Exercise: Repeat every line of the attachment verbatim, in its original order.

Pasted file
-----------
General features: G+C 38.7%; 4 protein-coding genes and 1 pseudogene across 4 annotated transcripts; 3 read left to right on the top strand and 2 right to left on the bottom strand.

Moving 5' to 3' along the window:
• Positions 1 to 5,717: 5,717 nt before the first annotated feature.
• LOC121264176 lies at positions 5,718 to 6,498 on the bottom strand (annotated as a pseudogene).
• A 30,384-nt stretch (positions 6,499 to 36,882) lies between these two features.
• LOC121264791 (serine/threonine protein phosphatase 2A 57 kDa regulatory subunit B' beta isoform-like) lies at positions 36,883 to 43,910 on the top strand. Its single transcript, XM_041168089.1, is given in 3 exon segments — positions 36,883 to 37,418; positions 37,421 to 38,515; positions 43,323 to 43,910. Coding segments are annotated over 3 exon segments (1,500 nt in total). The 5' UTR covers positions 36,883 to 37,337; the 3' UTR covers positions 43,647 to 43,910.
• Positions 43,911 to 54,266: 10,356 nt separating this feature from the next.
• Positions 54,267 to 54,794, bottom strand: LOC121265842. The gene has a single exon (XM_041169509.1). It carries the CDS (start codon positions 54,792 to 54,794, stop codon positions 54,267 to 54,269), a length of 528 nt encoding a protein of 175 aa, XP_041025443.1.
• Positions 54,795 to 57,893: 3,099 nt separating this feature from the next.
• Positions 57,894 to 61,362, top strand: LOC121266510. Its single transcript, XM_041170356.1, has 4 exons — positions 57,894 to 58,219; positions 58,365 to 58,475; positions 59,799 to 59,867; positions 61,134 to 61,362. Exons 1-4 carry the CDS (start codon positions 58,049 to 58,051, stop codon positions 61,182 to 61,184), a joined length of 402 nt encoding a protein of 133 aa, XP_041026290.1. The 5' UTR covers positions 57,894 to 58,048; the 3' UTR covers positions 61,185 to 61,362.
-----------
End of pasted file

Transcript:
General features: G+C 38.7%; 4 protein-coding genes and 1 pseudogene across 4 annotated transcripts; 3 read left to right on the top strand and 2 right to left on the bottom strand.

Moving 5' to 3' along the window:
• Positions 1 to 5,717: 5,717 nt before the first annotated feature.
• LOC121264176 lies at positions 5,718 to 6,498 on the bottom strand (annotated as a pseudogene).
• A 30,384-nt stretch (positions 6,499 to 36,882) lies between these two features.
• LOC121264791 (serine/threonine protein phosphatase 2A 57 kDa regulatory subunit B' beta isoform-like) lies at positions 36,883 to 43,910 on the top strand. Its single transcript, XM_041168089.1, is given in 3 exon segments — positions 36,883 to 37,418; positions 37,421 to 38,515; positions 43,323 to 43,910. Coding segments are annotated over 3 exon segments (1,500 nt in total). The 5' UTR covers positions 36,883 to 37,337; the 3' UTR covers positions 43,647 to 43,910.
• Positions 43,911 to 54,266: 10,356 nt separating this feature from the next.
• Positions 54,267 to 54,794, bottom strand: LOC121265842. The gene has a single exon (XM_041169509.1). It carries the CDS (start codon positions 54,792 to 54,794, stop codon positions 54,267 to 54,269), a length of 528 nt encoding a protein of 175 aa, XP_041025443.1.
• Positions 54,795 to 57,893: 3,099 nt separating this feature from the next.
• Positions 57,894 to 61,362, top strand: LOC121266510. Its single transcript, XM_041170356.1, has 4 exons — positions 57,894 to 58,219; positions 58,365 to 58,475; positions 59,799 to 59,867; positions 61,134 to 61,362. Exons 1-4 carry the CDS (start codon positions 58,049 to 58,051, stop codon positions 61,182 to 61,184), a joined length of 402 nt encoding a protein of 133 aa, XP_041026290.1. The 5' UTR covers positions 57,894 to 58,048; the 3' UTR covers positions 61,185 to 61,362.